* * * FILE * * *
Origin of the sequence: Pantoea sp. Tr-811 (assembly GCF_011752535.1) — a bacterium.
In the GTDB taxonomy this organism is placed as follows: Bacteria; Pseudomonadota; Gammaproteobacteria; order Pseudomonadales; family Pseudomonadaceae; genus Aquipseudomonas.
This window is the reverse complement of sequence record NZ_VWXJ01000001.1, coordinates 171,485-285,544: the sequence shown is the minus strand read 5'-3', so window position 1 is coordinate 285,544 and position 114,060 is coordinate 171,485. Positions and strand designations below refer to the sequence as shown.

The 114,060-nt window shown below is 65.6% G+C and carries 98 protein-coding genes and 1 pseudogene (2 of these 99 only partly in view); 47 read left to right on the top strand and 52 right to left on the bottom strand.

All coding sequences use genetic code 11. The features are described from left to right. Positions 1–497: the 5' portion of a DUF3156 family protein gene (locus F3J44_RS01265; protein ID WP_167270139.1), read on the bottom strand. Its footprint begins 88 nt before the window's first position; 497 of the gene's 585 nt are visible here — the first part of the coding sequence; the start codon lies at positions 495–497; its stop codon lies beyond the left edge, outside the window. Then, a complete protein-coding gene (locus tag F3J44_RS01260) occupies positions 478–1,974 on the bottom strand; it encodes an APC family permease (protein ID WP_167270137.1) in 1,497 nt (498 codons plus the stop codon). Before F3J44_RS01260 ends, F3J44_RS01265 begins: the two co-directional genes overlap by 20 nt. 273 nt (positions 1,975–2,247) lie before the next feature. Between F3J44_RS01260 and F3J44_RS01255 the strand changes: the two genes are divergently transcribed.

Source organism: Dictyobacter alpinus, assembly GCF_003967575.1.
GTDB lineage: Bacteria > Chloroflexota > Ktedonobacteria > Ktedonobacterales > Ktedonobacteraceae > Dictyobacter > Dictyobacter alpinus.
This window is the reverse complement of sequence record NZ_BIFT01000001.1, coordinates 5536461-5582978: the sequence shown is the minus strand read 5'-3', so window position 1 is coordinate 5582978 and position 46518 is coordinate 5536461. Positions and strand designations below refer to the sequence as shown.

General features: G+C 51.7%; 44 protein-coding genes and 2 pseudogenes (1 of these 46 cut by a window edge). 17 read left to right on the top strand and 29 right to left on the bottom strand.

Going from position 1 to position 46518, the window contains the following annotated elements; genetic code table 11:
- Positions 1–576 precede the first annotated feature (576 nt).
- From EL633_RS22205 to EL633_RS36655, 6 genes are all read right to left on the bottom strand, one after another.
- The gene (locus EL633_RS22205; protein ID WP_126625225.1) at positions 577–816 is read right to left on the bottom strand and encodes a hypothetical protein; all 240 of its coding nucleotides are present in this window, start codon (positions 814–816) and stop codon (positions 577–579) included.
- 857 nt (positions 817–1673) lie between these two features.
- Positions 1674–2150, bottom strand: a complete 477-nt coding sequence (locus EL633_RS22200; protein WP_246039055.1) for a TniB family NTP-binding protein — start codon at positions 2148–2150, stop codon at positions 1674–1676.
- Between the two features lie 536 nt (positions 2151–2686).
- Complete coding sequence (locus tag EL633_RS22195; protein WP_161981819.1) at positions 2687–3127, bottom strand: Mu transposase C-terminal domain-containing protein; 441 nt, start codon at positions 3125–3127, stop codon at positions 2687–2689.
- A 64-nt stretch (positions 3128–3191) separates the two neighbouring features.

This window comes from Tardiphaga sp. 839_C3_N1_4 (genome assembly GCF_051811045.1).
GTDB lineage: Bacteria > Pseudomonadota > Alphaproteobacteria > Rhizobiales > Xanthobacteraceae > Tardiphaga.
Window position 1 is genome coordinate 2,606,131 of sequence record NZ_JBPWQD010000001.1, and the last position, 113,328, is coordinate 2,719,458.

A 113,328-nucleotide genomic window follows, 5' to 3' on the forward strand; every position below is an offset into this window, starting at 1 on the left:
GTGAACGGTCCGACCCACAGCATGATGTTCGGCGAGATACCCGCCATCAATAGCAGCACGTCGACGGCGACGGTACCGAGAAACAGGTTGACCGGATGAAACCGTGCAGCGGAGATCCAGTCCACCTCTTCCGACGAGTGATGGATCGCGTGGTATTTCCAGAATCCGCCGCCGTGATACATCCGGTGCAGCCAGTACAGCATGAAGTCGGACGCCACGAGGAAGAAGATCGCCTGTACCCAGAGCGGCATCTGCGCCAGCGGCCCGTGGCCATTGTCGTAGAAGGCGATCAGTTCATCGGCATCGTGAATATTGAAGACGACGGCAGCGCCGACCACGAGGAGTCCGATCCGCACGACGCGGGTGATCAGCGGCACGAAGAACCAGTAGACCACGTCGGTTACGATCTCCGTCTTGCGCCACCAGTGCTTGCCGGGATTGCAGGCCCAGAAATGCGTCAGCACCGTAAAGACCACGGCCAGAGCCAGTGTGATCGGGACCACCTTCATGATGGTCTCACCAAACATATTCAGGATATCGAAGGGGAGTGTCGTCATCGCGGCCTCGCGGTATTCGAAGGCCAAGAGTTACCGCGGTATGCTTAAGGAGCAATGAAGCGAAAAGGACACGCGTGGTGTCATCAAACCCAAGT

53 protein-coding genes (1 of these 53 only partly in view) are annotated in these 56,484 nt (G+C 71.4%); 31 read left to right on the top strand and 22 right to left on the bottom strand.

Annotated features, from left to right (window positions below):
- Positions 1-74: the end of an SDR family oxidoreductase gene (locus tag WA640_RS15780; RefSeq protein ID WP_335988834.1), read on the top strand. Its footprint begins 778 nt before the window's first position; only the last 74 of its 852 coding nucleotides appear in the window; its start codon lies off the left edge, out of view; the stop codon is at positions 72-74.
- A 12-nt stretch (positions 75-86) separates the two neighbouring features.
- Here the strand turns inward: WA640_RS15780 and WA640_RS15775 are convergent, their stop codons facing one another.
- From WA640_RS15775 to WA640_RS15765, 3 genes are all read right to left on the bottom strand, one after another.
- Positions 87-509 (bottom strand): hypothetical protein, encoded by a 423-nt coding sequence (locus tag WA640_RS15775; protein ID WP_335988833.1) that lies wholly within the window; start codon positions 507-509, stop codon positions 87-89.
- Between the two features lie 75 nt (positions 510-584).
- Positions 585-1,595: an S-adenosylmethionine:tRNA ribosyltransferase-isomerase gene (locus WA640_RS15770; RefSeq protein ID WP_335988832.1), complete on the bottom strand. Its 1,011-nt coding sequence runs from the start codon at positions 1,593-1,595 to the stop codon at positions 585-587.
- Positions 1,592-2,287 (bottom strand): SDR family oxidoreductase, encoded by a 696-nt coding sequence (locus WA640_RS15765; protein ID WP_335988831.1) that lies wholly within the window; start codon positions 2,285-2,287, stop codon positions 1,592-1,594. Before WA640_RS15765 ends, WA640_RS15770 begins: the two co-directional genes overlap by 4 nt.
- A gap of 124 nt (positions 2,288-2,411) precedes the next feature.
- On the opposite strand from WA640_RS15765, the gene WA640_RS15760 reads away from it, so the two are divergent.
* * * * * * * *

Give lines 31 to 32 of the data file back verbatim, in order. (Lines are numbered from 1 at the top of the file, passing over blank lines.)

- Between the two features lie 75 nt (positions 510-584).
- Positions 585-1,595: an S-adenosylmethionine:tRNA ribosyltransferase-isomerase gene (locus WA640_RS15770; RefSeq protein ID WP_335988832.1), complete on the bottom strand. Its 1,011-nt coding sequence runs from the start codon at positions 1,593-1,595 to the stop codon at positions 585-587.